Basil Gogos is a master of monsters.
I tend to think of him as a post-pulp pulp artist. He got to paint wonderfully lurid illustrations of famous movie monsters years after the high-period for pulp art had closed.
His delightfully ghastly portraits of Dracula, The Mummy, The Phantom of the Opera, The Metaluna Mutant, The Wolf Man and dozens of other creatures that crawled out of Hollywood’s “B” movie dungeons in the middle of the 20th Century graced the covers of issue after issue of Famous Monsters of Filmland. Not the least of them was Frankenstein’s monster, who Gogos portrayed numerous times and in a multitude of approaches, from horrific to sympathetic.
Famous Monsters of Filmland was edited by monster expert extraordinaire Forrest J. Ackerman and published by James Warren. Warren also published Creepy and Eerie, black and white comics magazines that featured some of amazing artists like Al Williamson, Wally Wood, Berni Wrightson, Alex Toth and others. Gogos did covers for some of those and a range of other magazines as well.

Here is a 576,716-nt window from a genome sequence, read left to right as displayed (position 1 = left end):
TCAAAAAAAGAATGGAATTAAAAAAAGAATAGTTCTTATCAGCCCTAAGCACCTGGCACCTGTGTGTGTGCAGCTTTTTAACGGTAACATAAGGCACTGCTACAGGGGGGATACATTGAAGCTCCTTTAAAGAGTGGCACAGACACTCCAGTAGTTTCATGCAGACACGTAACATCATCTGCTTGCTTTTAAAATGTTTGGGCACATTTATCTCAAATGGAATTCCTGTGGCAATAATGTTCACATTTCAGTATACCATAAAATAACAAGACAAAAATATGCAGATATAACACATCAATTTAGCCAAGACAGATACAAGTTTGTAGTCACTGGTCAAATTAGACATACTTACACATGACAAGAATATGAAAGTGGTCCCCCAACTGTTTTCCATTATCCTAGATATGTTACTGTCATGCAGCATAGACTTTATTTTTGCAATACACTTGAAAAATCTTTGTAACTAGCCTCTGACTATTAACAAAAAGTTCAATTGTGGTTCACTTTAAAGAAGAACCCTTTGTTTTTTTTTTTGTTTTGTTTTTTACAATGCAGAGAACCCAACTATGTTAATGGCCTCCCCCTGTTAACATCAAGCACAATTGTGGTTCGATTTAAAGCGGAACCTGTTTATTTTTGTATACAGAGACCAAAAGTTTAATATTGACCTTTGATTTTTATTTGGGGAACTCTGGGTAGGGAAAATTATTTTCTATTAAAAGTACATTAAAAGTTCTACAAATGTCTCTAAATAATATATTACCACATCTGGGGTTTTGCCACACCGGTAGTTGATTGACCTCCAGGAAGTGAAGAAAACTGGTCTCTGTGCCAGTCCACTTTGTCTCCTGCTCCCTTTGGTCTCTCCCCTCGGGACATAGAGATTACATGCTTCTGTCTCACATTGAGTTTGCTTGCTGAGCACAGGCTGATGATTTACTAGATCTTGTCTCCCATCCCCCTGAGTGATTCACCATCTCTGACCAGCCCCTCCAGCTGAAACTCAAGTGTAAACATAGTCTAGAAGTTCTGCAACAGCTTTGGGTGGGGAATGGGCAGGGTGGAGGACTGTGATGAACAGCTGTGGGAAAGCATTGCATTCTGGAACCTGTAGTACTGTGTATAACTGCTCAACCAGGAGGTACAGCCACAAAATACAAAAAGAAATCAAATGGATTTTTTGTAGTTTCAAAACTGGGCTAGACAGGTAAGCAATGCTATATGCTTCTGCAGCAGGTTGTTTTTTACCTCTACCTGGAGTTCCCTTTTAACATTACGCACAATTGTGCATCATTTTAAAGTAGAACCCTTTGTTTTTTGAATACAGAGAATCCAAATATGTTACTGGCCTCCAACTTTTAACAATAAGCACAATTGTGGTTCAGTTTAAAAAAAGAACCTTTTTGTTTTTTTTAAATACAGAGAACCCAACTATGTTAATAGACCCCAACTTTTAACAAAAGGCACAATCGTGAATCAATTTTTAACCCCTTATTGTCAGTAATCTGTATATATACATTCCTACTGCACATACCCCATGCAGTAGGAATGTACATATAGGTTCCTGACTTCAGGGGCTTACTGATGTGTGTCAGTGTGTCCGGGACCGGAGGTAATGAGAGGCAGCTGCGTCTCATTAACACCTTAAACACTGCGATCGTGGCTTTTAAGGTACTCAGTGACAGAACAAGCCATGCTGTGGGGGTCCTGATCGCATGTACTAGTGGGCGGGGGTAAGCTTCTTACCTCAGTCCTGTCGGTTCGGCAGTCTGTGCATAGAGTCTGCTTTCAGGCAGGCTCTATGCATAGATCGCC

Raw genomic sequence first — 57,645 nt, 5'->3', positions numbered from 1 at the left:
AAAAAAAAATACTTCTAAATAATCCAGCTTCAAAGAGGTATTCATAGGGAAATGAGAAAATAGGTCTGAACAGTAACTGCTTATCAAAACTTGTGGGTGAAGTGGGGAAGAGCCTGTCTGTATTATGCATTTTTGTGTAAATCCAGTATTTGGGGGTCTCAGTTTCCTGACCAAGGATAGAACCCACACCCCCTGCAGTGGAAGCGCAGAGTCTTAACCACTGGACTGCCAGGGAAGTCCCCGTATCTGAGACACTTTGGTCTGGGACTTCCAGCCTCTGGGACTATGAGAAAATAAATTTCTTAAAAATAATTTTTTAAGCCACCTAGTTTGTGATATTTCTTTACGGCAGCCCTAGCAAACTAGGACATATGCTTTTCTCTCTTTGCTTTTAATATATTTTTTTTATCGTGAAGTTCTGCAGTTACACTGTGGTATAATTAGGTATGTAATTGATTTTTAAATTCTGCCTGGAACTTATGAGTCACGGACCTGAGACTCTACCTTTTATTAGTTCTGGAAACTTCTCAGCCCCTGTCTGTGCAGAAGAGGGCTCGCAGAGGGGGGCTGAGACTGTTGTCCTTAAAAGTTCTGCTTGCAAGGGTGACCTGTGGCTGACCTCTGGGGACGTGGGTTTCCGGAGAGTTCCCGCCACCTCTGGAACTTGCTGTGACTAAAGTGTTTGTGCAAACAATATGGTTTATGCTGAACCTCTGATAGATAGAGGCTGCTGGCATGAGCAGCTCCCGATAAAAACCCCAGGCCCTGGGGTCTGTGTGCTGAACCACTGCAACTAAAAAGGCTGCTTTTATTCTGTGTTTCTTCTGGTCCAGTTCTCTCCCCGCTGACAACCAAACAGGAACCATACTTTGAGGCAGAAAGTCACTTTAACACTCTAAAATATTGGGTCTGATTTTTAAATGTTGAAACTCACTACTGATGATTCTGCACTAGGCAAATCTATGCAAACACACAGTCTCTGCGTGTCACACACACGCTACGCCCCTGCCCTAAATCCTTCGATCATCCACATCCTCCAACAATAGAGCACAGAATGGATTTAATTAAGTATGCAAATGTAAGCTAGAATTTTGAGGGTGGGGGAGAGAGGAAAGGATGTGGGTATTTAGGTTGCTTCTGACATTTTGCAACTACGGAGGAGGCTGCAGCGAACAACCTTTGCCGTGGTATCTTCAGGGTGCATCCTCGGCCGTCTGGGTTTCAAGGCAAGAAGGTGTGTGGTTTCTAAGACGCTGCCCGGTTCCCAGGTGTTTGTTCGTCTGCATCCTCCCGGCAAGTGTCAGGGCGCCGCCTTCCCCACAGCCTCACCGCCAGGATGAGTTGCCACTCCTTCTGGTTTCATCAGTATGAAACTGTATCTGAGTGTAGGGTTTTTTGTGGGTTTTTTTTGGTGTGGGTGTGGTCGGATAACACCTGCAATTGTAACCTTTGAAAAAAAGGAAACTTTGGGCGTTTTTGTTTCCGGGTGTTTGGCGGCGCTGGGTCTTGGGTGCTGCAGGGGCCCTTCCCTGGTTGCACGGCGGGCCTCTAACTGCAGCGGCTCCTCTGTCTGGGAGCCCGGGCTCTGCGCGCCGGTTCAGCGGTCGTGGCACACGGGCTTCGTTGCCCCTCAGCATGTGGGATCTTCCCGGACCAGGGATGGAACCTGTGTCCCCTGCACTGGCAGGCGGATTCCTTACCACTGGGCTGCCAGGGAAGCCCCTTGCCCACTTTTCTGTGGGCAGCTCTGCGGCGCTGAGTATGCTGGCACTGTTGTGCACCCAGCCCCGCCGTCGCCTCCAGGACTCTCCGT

Gogos studied at The National School of Design, The School of Visual Arts and the Art Students League of New York, where he studied under the renowned illustrator and teacher Frank J. Reilly.
Gogo’s monster images are foot-off-the-brakes, no-color-barred excursions into monsteriffic sensationalism, with wonderful spooky spotlighting, eerie backlighting and great blocks of shadow defining the forms. Glaring colors wash over the looming faces like intense stage lighting, and the characters jump out at you as if screaming “Kid, you better buy this magazine if you want to see more cool stuff like this!”. Wonderful.
Gogos’ creepy creations and eerie evocations of monsters made famous in films have been collected in a new book, Famous Monster Movie Art of Basil Gogos, edited by illustrator Kerry Gammil and J. David Spurlok and with an foreword by Rob Zombie. (Gogos also did some album covers for Rob Zombie, The Misfits and Electric Frankenstein.)
Enjoy them…, if you dare!
Addendum, May 19, 2010: Unfortunately, the BasilGogos.com site is now gone. I don’t know of a replacement.